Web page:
Once you open an FHSA, you can contribute up to $8,000 annually. Contributions to an FHSA are tax deductible, and all withdrawals made to purchase a first home are tax free.

Even if you aren't in the market for a new home, you may still benefit from opening an FHSA before the end of the year, Brown says.

“If you don't end up purchasing a first home within the 15 years that an FHSA can remain open, you can transfer your FHSA contributions plus investment growth to your RRSP — without having any RRSP contribution room," he says. "So, it's almost like bonus RRSP room, if you will."

If you don't have money to contribute right now, but expect to have a significant amount of savings in 2024, opening an FHSA in 2023 makes sense, because there's a maximum carry forward on contribution room of $8,000.

“If you opened an FHSA this year and did not contribute, then in 2024 your contribution room would be $8,000 for 2024 plus $8,000 for 2023," says Brown. “So, you could max out at $16,000 in 2024."

Be strategic with RRSP deductions

Any amount you contribute to an RRSP by Feb. 29, 2024 (up to this year's annual limit of $30,700 plus any available carryforward room), can be deducted from your taxable income when you file your 2023 return. Note your annual contribution limit will depend on your personal contribution limit which you may find on your most recent Notice of Assessment received from the Canada Revenue Agency (CRA) or on your My Account on the CRA’s website.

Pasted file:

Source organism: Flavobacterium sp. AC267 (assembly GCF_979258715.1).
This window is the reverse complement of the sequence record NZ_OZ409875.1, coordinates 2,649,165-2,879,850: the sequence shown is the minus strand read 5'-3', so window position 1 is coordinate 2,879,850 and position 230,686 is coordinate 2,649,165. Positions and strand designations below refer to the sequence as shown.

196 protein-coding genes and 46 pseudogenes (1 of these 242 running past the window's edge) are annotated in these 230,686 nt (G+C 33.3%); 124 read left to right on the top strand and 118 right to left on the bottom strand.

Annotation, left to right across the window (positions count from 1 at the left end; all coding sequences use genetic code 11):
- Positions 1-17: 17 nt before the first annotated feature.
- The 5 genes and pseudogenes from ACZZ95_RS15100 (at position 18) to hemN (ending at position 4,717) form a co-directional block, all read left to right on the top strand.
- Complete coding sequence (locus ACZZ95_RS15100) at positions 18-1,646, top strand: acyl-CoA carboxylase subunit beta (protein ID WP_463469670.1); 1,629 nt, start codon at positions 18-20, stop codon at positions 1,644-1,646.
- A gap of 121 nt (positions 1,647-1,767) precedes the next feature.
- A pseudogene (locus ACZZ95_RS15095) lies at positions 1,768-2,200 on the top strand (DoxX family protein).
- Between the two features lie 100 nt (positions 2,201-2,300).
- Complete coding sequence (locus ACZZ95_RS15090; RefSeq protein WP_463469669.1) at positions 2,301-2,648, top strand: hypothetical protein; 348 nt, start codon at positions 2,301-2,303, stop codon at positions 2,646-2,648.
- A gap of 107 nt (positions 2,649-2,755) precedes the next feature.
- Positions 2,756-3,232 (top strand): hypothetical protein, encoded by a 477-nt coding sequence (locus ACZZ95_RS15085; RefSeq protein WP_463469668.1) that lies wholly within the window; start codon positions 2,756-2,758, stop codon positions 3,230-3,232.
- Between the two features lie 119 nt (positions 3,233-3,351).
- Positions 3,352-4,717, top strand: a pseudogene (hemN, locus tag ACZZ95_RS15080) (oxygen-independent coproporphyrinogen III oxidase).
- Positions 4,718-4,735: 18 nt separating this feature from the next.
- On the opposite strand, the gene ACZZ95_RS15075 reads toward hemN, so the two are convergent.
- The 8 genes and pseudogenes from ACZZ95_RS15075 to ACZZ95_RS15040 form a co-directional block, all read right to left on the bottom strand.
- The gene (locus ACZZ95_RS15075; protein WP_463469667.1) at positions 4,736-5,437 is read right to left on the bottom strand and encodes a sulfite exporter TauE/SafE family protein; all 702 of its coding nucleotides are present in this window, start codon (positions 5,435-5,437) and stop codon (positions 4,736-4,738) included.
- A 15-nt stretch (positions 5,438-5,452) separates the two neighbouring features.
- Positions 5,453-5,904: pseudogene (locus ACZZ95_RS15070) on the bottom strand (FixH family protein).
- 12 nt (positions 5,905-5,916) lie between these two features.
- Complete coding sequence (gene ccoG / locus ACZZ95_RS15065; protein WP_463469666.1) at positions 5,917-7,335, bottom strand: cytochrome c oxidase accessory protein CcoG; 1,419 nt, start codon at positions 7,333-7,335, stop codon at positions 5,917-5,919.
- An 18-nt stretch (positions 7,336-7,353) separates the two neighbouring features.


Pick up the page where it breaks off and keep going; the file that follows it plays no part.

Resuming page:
Of course, this is actually a tax deferral — you eventually pay taxes when you draw those funds in retirement. RRSPs can be very helpful when deductions for contributions are made during your highest-income years, when your marginal tax rate is relatively high compared to what it might be during retirement.

But remember, you don't have to claim an RRSP deduction on your contributions right away — the deduction can be carried forward into any future year.

“You could hold it and then use it in a year, say, when your income may be higher and that tax deduction would be possibly generating a refund at a higher marginal rate," says Brown. He notes, “Whether you get a tax refund immediately and then use that tax refund to fund your lifestyle or further invest should be factored into that consideration with your wealth advisor.”

Tax deductions on FHSA contributions can also be carried forward indefinitely, he adds. And in the meantime, you still benefit from the tax-sheltered investment earnings and growth that an RRSP offers.

Time your TFSA transactions

There's no tax deduction to consider when you contribute to a Tax-Free Savings Account (TFSA) — instead, you get to withdraw the funds and all the investment earnings and growth tax free. Still, there are a couple of ways to get the most bang for your TFSA buck, Brown says.